It’s sad, being a member of a minoritised community and seeing some of its members turn against the others. Like in case of that twitter discussion on whether or not “weird looking” people and drag queens should be allowed to represent us, or even mention publicly that they are queer, for fear of giving us a bad reputation.
I used to be that asshole who answers “no” to this question.
I used to be that gay guy who thought that those “effeminate” of us shouldn’t really talk loud about their homosexuality – cause they would only strengthen the stereotypes and make the lives of “us, normal gays” harder to live.
I used to be that gay guy who enjoyed drag queen shows and who liked his queen friends personally, but who advocated against them being in drag when they represent the whole LGBTQ+ movement to the rest of the world. I didn’t want the world to think that all of us are like this.
It was so wrong of me.
Because our strength comes from diversity. Because our fight doesn’t make sense if we only fight to be safe, and not for the ability to be ourselves. Because our fight doesn’t make sense if we don’t fight for all of us.
I wasn’t just restricting others – most of all, I was restricting myself. I’m a nonbinary person, but I’ve spent a huge chunk of my life pretending to be a man, instead of living a fabulous life free of gender norms. All just to make some bigots more comfortable with my existence. Well, fuck them.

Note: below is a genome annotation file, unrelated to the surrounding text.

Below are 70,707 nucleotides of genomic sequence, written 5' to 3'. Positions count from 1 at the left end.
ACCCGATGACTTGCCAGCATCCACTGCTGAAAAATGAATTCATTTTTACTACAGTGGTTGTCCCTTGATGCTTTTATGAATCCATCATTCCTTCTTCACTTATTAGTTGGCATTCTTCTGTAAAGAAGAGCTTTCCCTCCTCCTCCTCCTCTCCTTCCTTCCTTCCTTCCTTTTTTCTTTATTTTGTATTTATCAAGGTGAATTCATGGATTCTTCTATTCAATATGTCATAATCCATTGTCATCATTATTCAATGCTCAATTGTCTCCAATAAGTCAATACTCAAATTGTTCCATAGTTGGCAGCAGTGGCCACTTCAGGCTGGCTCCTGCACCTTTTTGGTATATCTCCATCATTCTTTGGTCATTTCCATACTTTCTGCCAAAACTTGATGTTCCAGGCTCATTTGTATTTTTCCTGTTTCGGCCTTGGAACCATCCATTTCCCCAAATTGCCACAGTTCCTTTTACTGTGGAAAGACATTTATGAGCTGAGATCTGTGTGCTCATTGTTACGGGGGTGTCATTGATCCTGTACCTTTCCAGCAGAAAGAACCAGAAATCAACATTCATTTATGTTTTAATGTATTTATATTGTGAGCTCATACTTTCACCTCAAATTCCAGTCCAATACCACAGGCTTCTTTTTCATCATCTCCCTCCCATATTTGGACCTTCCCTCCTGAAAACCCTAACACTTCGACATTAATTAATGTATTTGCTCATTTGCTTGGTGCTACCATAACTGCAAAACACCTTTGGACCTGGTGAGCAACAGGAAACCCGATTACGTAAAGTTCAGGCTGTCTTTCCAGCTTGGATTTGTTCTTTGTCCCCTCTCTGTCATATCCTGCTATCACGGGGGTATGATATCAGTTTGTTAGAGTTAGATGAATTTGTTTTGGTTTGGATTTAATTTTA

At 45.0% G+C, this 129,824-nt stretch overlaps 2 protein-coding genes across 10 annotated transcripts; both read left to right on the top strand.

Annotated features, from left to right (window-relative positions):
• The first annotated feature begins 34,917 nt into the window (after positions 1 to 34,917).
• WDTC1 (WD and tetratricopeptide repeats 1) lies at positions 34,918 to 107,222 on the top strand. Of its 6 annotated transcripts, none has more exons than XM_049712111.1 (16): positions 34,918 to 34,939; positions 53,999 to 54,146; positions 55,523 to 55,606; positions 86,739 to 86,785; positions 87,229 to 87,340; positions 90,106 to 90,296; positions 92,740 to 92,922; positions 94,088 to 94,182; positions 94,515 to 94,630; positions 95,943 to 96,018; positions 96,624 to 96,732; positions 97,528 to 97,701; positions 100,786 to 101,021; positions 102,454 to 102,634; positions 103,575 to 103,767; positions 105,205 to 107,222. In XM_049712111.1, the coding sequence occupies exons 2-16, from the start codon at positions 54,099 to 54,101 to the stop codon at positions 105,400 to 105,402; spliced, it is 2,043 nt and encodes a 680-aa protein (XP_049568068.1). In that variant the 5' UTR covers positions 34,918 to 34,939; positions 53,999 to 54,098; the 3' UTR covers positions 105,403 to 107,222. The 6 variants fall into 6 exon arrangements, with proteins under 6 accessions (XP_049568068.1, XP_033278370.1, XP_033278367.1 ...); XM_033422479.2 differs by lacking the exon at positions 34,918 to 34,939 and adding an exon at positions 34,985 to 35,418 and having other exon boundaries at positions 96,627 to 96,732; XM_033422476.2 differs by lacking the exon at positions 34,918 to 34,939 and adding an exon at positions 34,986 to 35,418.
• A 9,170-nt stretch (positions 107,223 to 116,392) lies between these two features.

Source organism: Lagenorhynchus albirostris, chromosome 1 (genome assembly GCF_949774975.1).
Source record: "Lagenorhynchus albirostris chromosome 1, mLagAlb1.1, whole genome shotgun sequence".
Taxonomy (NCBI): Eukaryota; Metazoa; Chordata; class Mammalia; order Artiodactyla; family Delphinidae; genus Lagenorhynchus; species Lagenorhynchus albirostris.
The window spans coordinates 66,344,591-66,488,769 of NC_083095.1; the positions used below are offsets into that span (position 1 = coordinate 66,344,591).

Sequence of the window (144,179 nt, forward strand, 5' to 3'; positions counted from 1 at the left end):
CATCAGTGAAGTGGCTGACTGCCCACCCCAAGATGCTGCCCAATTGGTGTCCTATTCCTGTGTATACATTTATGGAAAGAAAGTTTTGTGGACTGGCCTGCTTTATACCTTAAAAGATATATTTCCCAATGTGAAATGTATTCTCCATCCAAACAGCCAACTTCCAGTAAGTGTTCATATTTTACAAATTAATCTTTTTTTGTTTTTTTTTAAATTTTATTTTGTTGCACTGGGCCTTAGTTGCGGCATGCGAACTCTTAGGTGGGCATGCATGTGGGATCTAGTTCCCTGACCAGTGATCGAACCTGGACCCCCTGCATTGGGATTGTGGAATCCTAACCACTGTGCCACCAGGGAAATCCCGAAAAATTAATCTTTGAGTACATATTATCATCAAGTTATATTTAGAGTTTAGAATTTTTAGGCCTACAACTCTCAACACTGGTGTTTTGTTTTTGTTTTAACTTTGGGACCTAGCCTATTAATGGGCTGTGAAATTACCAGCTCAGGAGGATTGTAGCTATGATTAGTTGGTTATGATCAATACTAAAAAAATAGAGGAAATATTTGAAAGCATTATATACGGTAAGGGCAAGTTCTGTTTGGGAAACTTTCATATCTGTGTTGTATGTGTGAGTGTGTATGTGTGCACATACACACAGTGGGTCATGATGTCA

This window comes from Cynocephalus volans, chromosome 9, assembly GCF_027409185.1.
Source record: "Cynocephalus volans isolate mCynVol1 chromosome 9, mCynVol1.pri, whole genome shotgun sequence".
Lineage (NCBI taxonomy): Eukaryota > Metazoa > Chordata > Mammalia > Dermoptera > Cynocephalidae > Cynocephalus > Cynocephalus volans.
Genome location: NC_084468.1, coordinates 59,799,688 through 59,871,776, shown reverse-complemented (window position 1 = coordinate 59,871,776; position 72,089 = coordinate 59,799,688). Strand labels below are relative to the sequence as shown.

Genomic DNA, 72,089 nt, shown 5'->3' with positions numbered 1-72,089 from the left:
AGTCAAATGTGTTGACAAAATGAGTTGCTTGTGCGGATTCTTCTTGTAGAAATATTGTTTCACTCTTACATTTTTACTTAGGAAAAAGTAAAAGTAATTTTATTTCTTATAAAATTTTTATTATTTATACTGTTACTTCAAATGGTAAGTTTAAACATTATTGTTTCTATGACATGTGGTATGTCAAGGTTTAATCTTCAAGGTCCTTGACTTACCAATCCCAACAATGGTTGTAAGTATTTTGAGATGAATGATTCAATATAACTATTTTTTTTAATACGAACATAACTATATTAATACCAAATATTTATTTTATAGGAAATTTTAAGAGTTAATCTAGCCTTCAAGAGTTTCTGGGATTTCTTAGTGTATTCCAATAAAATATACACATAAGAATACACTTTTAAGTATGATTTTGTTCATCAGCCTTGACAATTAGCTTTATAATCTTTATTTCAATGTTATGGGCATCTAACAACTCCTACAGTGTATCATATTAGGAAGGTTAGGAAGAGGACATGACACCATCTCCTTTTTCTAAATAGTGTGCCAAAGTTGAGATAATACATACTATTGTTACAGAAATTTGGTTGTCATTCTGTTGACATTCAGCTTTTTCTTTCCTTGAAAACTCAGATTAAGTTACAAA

If you want to make the oppressed shape themselves in a way that the oppressor wants them to, you’re playing by their rules, and you’ve already lost. You’re working towards a “compromise” between bigotry and being oneself, between hatred and happiness – a compromise that makes everyone unhappy.
You’re valid just the way you are.
If you’re really worrying so much about the image of the community, show the world an image of queer people coming together hand in hand, as “strange” as they might be, united in diversity – and not fighting each other who’s the right amount of gay.